The Coca Cola Company has enlisted the aid of Wieden+Kennedy, Portland to create an integrated marketing campaign exploring the history and mythology behind Doctor John Stith Pemberton, the inventor of Coca Cola. The Secret Formula campaign launched with the above video bears many of the trappings of an alternate reality game, with links leading to artifacts across the web, with the promise of expansion out into the real world in the near future. And while it is relatively easy to draw parallels between this campaign and Wieden+Kennedy’s previous Go Forth campaign for Levi’s, on first impression it appears as though Secret Formula will be a more passive experience.
According to the campaign’s The Secret Is Out There video, someone is trying to steal Coca Cola’s secret formula: and based on past experience, Pepsi can be ruled out as the culprit. In order to figure out who is after the formula, players will have to learn more about the two people who know the formula as well as the drink’s inventor, Doctor Pemberton, who has recently discovered twitter, although it seems as though the good doctor had some trouble adjusting to the application at first.
Many of the links embedded in the video lead to assorted viral marketing applications otherwise unrelated to the campaign. However, two links lead to “restricted” pages revealing Dr. Pemberton’s files and a live feed of Coke’s sealed vault as it is visited by the ghostly apparition of Dr. Pemberton, among other humorous guests. For more information, be on the lookout for the game’s distinctive keyhole logo, the red silhouette of a Coke bottle with a keyhole carved out the middle. According to Contagious Magazine, Coke has announced that the keyhole logo will roll out both online and off-line at “live music venues, BET and MTV award shows and tweeny eateries . . . [as well as] youth-oriented sites and social media channels.”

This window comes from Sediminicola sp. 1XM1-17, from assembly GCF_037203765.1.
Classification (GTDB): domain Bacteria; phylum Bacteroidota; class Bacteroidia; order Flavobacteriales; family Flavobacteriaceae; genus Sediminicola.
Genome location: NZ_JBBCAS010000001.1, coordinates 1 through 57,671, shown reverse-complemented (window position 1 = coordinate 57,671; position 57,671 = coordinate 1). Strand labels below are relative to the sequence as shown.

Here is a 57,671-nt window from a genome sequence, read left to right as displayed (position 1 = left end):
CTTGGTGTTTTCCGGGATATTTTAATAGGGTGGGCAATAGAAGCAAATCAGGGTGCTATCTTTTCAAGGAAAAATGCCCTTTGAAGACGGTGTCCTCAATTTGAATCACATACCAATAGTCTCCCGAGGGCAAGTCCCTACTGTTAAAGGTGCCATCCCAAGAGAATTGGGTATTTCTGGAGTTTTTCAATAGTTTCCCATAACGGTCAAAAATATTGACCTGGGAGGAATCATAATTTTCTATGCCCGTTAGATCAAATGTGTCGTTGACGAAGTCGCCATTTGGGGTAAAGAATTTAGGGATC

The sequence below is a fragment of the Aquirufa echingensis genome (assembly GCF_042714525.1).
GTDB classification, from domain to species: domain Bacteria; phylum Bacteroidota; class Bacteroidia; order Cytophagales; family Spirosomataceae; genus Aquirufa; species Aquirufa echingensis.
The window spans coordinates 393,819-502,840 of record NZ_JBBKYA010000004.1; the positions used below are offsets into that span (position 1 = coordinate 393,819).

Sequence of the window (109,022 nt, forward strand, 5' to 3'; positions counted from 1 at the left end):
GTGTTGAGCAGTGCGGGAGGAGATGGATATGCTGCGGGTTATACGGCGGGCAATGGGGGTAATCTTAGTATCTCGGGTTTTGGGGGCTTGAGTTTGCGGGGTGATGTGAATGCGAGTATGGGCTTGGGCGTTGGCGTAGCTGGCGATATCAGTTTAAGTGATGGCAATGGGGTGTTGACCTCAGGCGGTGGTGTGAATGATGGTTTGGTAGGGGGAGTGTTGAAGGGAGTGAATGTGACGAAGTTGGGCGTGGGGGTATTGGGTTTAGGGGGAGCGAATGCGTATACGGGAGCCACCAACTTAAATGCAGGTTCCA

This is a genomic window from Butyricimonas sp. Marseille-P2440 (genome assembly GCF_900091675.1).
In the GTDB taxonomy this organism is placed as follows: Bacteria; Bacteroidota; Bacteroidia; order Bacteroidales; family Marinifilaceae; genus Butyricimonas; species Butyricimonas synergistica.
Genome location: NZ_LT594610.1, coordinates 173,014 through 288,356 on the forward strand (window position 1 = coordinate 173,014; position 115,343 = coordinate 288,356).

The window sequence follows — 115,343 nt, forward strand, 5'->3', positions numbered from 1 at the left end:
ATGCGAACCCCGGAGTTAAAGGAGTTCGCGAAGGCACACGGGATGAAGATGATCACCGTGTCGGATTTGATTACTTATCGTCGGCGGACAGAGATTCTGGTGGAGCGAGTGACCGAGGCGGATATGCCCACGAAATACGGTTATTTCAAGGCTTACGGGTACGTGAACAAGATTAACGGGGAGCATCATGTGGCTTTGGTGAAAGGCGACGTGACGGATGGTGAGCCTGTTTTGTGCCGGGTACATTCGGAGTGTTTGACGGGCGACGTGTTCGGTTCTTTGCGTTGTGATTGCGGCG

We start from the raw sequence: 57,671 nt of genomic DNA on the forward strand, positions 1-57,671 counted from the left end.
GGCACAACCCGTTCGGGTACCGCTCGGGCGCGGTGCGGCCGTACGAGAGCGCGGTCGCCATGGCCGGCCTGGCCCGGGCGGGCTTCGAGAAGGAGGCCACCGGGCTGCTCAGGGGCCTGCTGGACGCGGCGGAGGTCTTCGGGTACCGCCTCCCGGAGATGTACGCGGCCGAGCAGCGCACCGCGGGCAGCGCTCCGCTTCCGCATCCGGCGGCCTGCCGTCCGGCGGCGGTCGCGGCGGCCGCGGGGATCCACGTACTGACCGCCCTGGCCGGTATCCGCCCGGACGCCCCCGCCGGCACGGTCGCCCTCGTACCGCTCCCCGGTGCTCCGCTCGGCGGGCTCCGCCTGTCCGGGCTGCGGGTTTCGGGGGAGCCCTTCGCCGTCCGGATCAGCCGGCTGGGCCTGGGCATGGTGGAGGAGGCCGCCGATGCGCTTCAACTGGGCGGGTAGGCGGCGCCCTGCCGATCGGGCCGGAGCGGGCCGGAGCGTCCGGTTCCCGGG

As with Levi’s Go Forth campaign, Secret Formula is exploring the brand’s rich history through an interactive mystery at the crossroads of the real world and its virtual counterpart. With Go Forth, the fictitious Grayson Ozias IV set forth a clear call to action: discovering his buried treasure by solving a series of riddles. With Secret Formula, the call to action from the very real (and very deceased) John Pemberton seems less clear. While a few notes scrawled into the margins of Pemberton’s journal have not been transcribed yet, the main goal at the moment is merely to find instances of the keyhole logo and see where they lead, hoping the content relates to the overarching story.
While the campaign is somewhat lacking in cohesiveness, it makes up for that by drawing on Wieden+Kennedy’s impeccable sense of comedic timing that made Old Spice’s The Man Your Man Could Smell Like such a hit. Pemberton’s failed attempts to use the “Twitter box” are equal parts hilarious and inspired, and the live feed of Coke’s vault is an exercise in the absurd as the seemingly secure vault is visited by everything from a ninja to a robot. Secret Formula may not offer many opportunities to interact with the developing story, but it does promise to provide an engaging look into the history and mythology of the drink that has fueled more ARGNet articles than I would care to remember.
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